Suspicious Montanans thought the company was giving too many signals -- on the one hand blaming federal and state environmental laws but also, when it became clear that variances to the clean air standards would have been granted, blaming smelter economics.

But in the dusty little town of Anaconda, where tumbleweeds were blowing down Main Street this week, the locals watched all the corporate and political battling with stunned skepticism.

"We're gonna be overlooked by the politicians and the corporations," said Jim Morley's twin brother, Jack. We're wrote off already, a whole community wrote off."

Gene Lutey, who heads the Chamber of Commerce and runs a furniture store, said, "We just figure Arco wanted a tax writeoff and they took one, to heck with us."

Down at the United Steel Workers hall, where picket signs were stacked up in the corners, the anger already was beginning to well up. The smelter workers had been out on strike for 90 days when the word came down that they were never going back to work.

Now the unionists were painting new signs: "We're People, Not Tax Write Offs," and "Arco's Theme Song -- Another One Bites the Dust."

"The trouble is that Arco is used to 100 percent oil profits, and they won't settle for 30 percent on a cooper smelter," Jack Morley said. "That company's taken hundreds of millions of dollars out of here, bought mines with it in Chile and now they're just saying to hell with us."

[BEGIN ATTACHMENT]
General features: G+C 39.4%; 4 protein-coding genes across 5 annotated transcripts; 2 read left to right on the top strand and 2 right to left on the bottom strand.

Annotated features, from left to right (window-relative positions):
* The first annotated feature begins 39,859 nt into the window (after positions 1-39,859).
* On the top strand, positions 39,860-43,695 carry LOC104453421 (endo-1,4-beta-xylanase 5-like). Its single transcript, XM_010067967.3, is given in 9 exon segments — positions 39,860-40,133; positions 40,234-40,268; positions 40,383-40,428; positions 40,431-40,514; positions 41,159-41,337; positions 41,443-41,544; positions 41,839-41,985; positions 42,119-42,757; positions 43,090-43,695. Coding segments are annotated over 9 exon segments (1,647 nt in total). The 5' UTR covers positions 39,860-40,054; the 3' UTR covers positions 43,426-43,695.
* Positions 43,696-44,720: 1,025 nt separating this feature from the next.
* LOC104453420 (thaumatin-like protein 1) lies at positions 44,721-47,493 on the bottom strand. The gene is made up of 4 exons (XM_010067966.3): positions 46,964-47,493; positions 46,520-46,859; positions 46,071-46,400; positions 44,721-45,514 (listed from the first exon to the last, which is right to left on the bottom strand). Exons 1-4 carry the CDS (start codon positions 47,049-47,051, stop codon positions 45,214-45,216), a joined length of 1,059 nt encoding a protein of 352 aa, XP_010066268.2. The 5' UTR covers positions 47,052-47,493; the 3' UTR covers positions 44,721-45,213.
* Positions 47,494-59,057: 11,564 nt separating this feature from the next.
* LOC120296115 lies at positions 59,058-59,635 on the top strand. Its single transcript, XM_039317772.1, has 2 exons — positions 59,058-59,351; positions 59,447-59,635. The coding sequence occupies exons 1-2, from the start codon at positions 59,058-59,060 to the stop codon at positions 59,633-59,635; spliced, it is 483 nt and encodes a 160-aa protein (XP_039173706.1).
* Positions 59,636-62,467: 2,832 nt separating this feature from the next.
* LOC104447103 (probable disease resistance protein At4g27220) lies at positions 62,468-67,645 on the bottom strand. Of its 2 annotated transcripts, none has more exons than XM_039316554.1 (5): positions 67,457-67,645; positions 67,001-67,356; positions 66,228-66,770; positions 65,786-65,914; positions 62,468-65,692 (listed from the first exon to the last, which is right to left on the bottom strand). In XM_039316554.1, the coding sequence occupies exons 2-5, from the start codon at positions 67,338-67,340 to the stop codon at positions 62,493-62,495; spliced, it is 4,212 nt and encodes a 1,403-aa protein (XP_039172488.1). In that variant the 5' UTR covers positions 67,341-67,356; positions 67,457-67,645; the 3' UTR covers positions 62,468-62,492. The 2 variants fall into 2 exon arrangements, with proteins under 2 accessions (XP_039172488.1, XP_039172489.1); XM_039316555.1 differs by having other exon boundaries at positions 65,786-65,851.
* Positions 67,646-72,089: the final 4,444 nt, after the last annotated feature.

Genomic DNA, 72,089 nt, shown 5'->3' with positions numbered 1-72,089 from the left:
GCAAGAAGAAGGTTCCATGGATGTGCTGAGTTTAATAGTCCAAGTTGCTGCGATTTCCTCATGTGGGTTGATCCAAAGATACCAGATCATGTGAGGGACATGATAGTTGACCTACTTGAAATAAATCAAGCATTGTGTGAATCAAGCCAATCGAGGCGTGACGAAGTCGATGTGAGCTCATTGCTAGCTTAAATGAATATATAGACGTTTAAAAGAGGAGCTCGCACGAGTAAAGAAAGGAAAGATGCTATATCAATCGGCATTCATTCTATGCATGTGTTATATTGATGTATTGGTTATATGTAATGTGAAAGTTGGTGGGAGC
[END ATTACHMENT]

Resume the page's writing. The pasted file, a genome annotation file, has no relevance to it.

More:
The Morley brothers figure Arco owes them better than that. Their great grandfather went down in old Marcus Daly's first mine in nearby Butte almost a century ago. Their grandfather died of silicosis of the lungs from copper mine dust. Their father died during a strike 20 years ago.

Despite a century of that kind of grief -- of violent labor disputes, mines that filled men's lungs with silicates and smelters that spewed arsenic and other pollutants onto the brown slopes surrounding Deer Lodge Valley -- almost no one in Anaconda thought clean air was a fair trade for this new kind of grief.

During the political battle over Montana's new clean air standards, Arco strongly contested efforts to place an economic value on the lives of Montanans who might be killed by pollution.

"Some of the people who will die from air pollution are unemployed and therefore have no economic value," the company said in an official statement that had environmentalists crowing over the almost classically dehumanizing corporate language.

But along Main Street in Anaconda this week workers were painting "Cleaning Air Won't Feed Our Kids" signs, and the attitudes of Anacondans who suddenly had no economic value were not much different from the company's.

At the Chamber of Commerce office, Lutey handed out fact sheets that brimmed with civic pride rather than concern over the town's huge smelter smokestack. The sheet proudly proclaimed that the stack carried 4.8 million cubic feet of gas a day, with an illustration showing the gas billowing darkly from the stack.

In the old days, Lutey said, the gases carried 8,000 pounds of pollutants a day, mostly air-formed sulphuric acid. Over recent years the pollutants have been cut to 400 pounds a day -- still not pristine, Lutey acknowledged, but good enough for his town.

Lutey pointed past the big stack toward the hills that catch most of the pollutants. "Sure, there are some people up on the slopes who have cancer and think they got it from the smelter," Lutey said. "Then his voice trailed off and he shrugged a shrug that said life is never going to be simple.